Mystified? Have no fear. Only a very few of us aficionados would recognize these initials as belonging to "The Muscles From Brussels," world-class karate/kickboxing martial artist Jean-Claude Van Damme ("Bloodsport," "Time Cop" and "Desert Heat").

In this oddball serio-comic little gem, our hero, cleverly named Jean-Claude Van Damme (?!), has just arrived in Brussels and is unable to use his credit cards. He asks the cab driver to take him to the post office so he can negotiate a money transfer (he has, both in real life and in this pseudo-autobiographical movie, suffered financial setbacks due to ego problems, tax problems, alimony problems and child custody problems). The fellow at the door of the post office doesn't want to let him in. He recognizes who he is and is actually trying to spare him the trouble lurking behind that locked door.

Because Van Damme insists on coming in, he soon discovers that everyone in the post office has been taken hostage: employees, customers and all. Despite his heroic character on screen, in reality he is as frightened as his companions.

The fun starts as he is forced, at gunpoint, to speak with the hostage negotiator. When the negotiator realizes who is on the phone, he, the press, and the gathering throng of fans, think Mr. VD has snapped because of his personal tribulations, and is holding up the post office in an act of desperation.

In flash-backs, we see the perks and trials of celebrity, and how worthless it is in the face of real-life criminals. Various fans ask him questions which indicate that they faithfully read the tabloids. He keeps up a good front and tries to remain polite, but obviously is weary of this sort of byplay. For example, when he explains to the taxi driver that he is jet lagged and tired, she accuses him of playing the high and mighty movie star, too good to chat with the likes of her.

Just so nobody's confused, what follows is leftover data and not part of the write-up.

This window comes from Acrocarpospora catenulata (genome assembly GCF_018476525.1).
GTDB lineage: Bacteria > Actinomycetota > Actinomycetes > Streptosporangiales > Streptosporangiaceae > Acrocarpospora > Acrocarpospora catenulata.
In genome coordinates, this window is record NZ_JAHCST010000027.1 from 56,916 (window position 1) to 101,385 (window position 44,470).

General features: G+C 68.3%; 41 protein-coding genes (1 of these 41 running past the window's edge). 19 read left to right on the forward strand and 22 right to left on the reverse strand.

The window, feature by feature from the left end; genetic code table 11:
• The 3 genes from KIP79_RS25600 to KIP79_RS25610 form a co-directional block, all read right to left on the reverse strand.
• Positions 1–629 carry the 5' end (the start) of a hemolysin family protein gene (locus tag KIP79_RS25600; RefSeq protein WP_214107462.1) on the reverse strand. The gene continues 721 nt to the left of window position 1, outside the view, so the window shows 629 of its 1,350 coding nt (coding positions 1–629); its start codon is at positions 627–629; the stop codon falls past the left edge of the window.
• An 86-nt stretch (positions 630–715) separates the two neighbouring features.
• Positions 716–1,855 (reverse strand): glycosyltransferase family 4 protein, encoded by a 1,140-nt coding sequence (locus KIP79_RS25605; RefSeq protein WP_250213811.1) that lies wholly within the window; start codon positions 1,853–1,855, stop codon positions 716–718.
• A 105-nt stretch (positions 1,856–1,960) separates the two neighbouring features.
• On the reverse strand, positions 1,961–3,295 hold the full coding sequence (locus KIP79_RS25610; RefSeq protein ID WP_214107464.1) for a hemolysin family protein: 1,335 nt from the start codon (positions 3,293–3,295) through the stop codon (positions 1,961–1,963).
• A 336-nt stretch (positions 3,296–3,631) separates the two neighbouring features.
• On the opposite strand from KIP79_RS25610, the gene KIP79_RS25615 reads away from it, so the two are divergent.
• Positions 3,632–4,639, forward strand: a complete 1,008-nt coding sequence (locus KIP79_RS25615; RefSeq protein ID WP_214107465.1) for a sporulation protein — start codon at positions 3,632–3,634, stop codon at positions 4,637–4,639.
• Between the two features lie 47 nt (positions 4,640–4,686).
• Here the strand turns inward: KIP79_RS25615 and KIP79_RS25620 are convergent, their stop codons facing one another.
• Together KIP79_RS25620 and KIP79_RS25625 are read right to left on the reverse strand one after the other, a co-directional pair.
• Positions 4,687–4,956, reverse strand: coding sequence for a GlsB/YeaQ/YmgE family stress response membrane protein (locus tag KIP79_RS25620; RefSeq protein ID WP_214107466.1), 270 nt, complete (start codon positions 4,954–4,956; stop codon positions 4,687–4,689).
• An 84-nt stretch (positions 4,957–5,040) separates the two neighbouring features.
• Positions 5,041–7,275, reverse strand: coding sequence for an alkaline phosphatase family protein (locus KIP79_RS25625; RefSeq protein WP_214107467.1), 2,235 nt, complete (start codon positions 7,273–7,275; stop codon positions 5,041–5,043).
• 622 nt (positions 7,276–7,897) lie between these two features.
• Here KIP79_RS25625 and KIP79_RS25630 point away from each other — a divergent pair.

Van Damme does one notable (very lengthy) monologue in which, without cuts or editing, he describes the sad trajectory of a has-been movie star: The instant fame, the money, the ego, the women, the drugs and alcohol, and then the sad dwindling of available roles. Later come the inevitable financial battles as the buzzards pick over the bones of his ruined reputation.

The dialogue is very, very funny. His parents show up; on the phone his mother pleads with him to give himself up, she weeps that they still love him and they are sure things will work out. He has to admit to one of the robbers that even though the tabloids named him as the star of an upcoming martial arts film, Steven Seagal ended up getting the role because he cut off his ponytail. If you don't get THAT joke, this movie is NOT for you!

This unpredictable piece almost looks as though it was shot in black and white, but there is some muted color. The camera does NOT try to flatter Mr. VD, in fact, there is no camouflage of his aging: the bags beneath his eyes, etc., are right there for everyone to see. This is such an honest, funny, well-acted film, I wish more people would see it; but sadly, it will disappear without a trace in a week or two... too bad... I might own this one...